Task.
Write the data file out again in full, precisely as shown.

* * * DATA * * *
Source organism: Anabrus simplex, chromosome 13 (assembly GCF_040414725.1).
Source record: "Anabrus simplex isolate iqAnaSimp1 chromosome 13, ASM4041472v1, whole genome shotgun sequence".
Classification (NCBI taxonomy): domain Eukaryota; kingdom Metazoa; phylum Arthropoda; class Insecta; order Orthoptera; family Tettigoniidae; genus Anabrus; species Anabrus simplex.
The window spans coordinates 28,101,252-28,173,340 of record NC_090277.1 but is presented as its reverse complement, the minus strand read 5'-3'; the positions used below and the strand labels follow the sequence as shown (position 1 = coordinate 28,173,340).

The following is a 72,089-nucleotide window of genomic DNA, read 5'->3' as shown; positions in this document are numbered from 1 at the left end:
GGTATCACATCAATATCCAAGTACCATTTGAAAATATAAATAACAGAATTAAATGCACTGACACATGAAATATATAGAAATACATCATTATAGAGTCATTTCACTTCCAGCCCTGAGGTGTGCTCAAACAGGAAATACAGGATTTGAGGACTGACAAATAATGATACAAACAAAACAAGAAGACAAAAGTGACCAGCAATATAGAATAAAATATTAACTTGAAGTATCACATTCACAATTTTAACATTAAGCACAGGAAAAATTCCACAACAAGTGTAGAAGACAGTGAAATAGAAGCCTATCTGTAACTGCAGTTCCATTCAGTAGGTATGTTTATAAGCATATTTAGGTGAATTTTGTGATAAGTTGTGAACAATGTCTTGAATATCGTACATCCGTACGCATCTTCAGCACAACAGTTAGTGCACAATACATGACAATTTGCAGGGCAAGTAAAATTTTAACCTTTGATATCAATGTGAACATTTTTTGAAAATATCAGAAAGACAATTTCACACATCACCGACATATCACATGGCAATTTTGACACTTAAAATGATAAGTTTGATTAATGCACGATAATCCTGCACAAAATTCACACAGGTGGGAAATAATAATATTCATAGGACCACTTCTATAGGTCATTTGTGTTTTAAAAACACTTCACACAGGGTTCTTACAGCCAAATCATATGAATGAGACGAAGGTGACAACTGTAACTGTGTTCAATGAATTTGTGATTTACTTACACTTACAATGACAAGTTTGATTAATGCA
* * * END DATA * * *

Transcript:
Source organism: Anabrus simplex, chromosome 13 (assembly GCF_040414725.1).
Source record: "Anabrus simplex isolate iqAnaSimp1 chromosome 13, ASM4041472v1, whole genome shotgun sequence".
Classification (NCBI taxonomy): domain Eukaryota; kingdom Metazoa; phylum Arthropoda; class Insecta; order Orthoptera; family Tettigoniidae; genus Anabrus; species Anabrus simplex.
The window spans coordinates 28,101,252-28,173,340 of record NC_090277.1 but is presented as its reverse complement, the minus strand read 5'-3'; the positions used below and the strand labels follow the sequence as shown (position 1 = coordinate 28,173,340).

The following is a 72,089-nucleotide window of genomic DNA, read 5'->3' as shown; positions in this document are numbered from 1 at the left end:
GGTATCACATCAATATCCAAGTACCATTTGAAAATATAAATAACAGAATTAAATGCACTGACACATGAAATATATAGAAATACATCATTATAGAGTCATTTCACTTCCAGCCCTGAGGTGTGCTCAAACAGGAAATACAGGATTTGAGGACTGACAAATAATGATACAAACAAAACAAGAAGACAAAAGTGACCAGCAATATAGAATAAAATATTAACTTGAAGTATCACATTCACAATTTTAACATTAAGCACAGGAAAAATTCCACAACAAGTGTAGAAGACAGTGAAATAGAAGCCTATCTGTAACTGCAGTTCCATTCAGTAGGTATGTTTATAAGCATATTTAGGTGAATTTTGTGATAAGTTGTGAACAATGTCTTGAATATCGTACATCCGTACGCATCTTCAGCACAACAGTTAGTGCACAATACATGACAATTTGCAGGGCAAGTAAAATTTTAACCTTTGATATCAATGTGAACATTTTTTGAAAATATCAGAAAGACAATTTCACACATCACCGACATATCACATGGCAATTTTGACACTTAAAATGATAAGTTTGATTAATGCACGATAATCCTGCACAAAATTCACACAGGTGGGAAATAATAATATTCATAGGACCACTTCTATAGGTCATTTGTGTTTTAAAAACACTTCACACAGGGTTCTTACAGCCAAATCATATGAATGAGACGAAGGTGACAACTGTAACTGTGTTCAATGAATTTGTGATTTACTTACACTTACAATGACAAGTTTGATTAATGCA